In an injustice liable to turn us all into raging Marxists, the fact is, major labels have something of a monopoly on distribution in this country.
Macklemore and Ryan Lewis have been celebrated for topping the Billboard Hot 100 as independent artists, only the second time that has ever happened in contemporary pop music history. It was the result of a lot of groundwork, from relentless recording and touring to social media hustle.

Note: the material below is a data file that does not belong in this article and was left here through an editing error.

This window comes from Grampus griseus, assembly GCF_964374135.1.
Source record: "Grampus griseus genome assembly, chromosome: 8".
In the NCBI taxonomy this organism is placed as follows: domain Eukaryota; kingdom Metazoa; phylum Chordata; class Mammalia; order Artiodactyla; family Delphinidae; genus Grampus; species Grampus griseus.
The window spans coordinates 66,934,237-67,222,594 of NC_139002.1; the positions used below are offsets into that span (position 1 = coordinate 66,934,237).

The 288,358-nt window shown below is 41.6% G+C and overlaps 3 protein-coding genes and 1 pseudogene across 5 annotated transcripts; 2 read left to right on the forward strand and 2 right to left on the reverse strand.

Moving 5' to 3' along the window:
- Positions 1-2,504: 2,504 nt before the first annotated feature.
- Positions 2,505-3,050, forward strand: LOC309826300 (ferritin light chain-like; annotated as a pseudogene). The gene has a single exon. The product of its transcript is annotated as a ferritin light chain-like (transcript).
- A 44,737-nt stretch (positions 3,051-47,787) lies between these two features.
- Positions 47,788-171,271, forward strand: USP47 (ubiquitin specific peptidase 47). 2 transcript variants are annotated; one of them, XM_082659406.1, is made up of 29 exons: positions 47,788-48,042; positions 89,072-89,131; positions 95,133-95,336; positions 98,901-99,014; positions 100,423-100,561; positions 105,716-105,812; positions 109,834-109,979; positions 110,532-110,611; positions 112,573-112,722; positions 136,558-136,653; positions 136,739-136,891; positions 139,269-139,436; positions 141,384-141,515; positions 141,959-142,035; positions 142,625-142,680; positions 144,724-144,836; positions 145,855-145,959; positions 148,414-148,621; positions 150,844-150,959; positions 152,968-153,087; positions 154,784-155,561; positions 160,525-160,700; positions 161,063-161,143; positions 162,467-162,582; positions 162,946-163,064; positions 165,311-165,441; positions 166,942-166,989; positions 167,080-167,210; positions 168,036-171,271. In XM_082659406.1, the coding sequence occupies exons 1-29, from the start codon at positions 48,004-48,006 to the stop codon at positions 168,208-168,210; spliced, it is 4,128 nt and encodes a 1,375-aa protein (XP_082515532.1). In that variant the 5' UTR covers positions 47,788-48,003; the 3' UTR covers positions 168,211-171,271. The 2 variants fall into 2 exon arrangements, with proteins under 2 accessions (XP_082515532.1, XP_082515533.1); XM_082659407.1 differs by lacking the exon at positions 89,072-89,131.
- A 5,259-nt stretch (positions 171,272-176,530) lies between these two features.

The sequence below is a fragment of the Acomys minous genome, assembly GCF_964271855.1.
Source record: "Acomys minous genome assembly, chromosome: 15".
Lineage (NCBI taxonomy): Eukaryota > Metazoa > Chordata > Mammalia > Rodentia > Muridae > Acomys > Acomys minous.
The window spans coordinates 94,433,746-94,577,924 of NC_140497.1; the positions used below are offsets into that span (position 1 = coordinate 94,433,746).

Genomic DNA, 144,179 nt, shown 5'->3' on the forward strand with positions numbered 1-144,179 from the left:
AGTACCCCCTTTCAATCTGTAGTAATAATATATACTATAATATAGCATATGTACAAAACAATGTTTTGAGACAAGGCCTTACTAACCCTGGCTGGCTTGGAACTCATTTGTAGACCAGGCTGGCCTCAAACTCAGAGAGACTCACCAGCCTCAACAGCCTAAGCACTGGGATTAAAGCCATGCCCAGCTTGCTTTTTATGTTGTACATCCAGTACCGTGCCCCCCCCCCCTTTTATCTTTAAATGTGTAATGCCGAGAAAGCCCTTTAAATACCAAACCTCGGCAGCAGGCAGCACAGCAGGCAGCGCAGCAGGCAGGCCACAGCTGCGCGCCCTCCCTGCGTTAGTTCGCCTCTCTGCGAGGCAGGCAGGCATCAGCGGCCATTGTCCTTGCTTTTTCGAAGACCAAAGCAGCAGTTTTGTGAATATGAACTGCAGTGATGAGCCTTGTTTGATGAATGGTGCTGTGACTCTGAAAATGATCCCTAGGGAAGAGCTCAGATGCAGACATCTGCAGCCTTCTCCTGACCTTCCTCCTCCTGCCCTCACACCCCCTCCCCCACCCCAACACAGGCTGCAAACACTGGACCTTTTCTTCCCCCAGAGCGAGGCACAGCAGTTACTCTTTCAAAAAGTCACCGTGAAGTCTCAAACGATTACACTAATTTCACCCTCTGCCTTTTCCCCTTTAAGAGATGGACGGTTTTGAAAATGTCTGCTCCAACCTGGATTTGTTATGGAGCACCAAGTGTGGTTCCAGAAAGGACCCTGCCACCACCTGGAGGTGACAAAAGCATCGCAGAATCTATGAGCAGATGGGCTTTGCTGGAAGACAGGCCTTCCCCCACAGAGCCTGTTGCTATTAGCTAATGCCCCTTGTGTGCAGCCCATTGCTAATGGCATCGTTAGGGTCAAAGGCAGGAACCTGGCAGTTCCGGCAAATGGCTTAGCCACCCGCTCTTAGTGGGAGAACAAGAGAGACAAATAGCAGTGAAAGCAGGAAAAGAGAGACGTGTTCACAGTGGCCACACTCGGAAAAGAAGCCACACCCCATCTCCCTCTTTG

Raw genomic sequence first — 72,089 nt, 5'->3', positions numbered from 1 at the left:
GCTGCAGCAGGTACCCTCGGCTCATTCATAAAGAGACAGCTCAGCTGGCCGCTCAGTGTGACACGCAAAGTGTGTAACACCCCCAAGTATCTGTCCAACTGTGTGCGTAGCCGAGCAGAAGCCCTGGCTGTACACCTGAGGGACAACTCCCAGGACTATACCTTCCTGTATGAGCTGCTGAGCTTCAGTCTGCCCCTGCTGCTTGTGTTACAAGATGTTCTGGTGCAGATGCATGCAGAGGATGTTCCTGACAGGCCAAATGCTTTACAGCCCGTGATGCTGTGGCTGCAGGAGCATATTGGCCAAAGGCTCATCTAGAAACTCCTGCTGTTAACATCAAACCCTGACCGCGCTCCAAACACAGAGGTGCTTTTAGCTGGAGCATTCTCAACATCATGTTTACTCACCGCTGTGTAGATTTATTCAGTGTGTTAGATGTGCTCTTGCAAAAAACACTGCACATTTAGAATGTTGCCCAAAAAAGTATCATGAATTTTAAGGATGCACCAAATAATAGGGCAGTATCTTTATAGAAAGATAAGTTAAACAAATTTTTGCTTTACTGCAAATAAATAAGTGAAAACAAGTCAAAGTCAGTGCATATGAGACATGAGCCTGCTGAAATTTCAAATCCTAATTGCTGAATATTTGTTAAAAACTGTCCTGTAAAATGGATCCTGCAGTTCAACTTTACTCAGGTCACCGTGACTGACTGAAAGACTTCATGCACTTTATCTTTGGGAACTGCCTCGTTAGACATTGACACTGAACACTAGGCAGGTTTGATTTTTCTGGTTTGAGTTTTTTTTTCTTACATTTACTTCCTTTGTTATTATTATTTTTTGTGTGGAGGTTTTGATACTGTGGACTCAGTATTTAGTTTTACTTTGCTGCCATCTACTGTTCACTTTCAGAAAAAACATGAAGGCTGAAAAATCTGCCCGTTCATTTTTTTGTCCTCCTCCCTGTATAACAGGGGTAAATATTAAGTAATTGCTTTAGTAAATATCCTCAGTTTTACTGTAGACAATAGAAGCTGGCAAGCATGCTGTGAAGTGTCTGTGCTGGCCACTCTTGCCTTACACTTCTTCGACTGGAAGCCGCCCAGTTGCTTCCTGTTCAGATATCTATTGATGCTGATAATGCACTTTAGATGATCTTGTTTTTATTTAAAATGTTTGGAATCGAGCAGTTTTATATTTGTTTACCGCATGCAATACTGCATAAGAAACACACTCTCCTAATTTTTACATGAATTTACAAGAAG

But even in this supposedly-democratized era of music distribution, gatekeepers remain. In order for "Thrift Shop" to reach No. 1 on the pop charts, Macklemore had to deal with Alternative Distribution Alliance, a part of Warner Music Group. This isn't the same as signing to a major—there's no major label advance that needs to be recouped, and Macklemore handles his own marketing.
But in order to get his records in stores and receive airplay on par with major label artists, he still required a major label distribution network. No one can hit No. 1 without the big guys on their side.